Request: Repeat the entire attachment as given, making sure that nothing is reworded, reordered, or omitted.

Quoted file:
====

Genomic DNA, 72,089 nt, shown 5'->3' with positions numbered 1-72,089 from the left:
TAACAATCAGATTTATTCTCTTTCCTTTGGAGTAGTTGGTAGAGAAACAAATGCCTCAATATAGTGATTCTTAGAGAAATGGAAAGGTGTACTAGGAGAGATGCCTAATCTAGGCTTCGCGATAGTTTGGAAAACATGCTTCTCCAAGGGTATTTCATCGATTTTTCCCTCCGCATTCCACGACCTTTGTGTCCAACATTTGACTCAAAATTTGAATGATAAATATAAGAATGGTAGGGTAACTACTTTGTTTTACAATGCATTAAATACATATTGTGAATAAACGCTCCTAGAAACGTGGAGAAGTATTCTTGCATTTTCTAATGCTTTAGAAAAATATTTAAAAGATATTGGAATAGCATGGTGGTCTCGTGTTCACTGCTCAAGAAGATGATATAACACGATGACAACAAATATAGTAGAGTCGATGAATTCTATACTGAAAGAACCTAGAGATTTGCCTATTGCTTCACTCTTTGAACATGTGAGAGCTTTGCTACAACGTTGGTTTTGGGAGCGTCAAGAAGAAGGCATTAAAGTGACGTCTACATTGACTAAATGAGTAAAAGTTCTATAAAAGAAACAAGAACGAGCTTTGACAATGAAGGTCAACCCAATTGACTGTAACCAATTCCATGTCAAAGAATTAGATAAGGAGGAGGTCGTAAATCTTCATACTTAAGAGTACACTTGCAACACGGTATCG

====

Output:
Genomic DNA, 72,089 nt, shown 5'->3' with positions numbered 1-72,089 from the left:
TAACAATCAGATTTATTCTCTTTCCTTTGGAGTAGTTGGTAGAGAAACAAATGCCTCAATATAGTGATTCTTAGAGAAATGGAAAGGTGTACTAGGAGAGATGCCTAATCTAGGCTTCGCGATAGTTTGGAAAACATGCTTCTCCAAGGGTATTTCATCGATTTTTCCCTCCGCATTCCACGACCTTTGTGTCCAACATTTGACTCAAAATTTGAATGATAAATATAAGAATGGTAGGGTAACTACTTTGTTTTACAATGCATTAAATACATATTGTGAATAAACGCTCCTAGAAACGTGGAGAAGTATTCTTGCATTTTCTAATGCTTTAGAAAAATATTTAAAAGATATTGGAATAGCATGGTGGTCTCGTGTTCACTGCTCAAGAAGATGATATAACACGATGACAACAAATATAGTAGAGTCGATGAATTCTATACTGAAAGAACCTAGAGATTTGCCTATTGCTTCACTCTTTGAACATGTGAGAGCTTTGCTACAACGTTGGTTTTGGGAGCGTCAAGAAGAAGGCATTAAAGTGACGTCTACATTGACTAAATGAGTAAAAGTTCTATAAAAGAAACAAGAACGAGCTTTGACAATGAAGGTCAACCCAATTGACTGTAACCAATTCCATGTCAAAGAATTAGATAAGGAGGAGGTCGTAAATCTTCATACTTAAGAGTACACTTGCAACACGGTATCG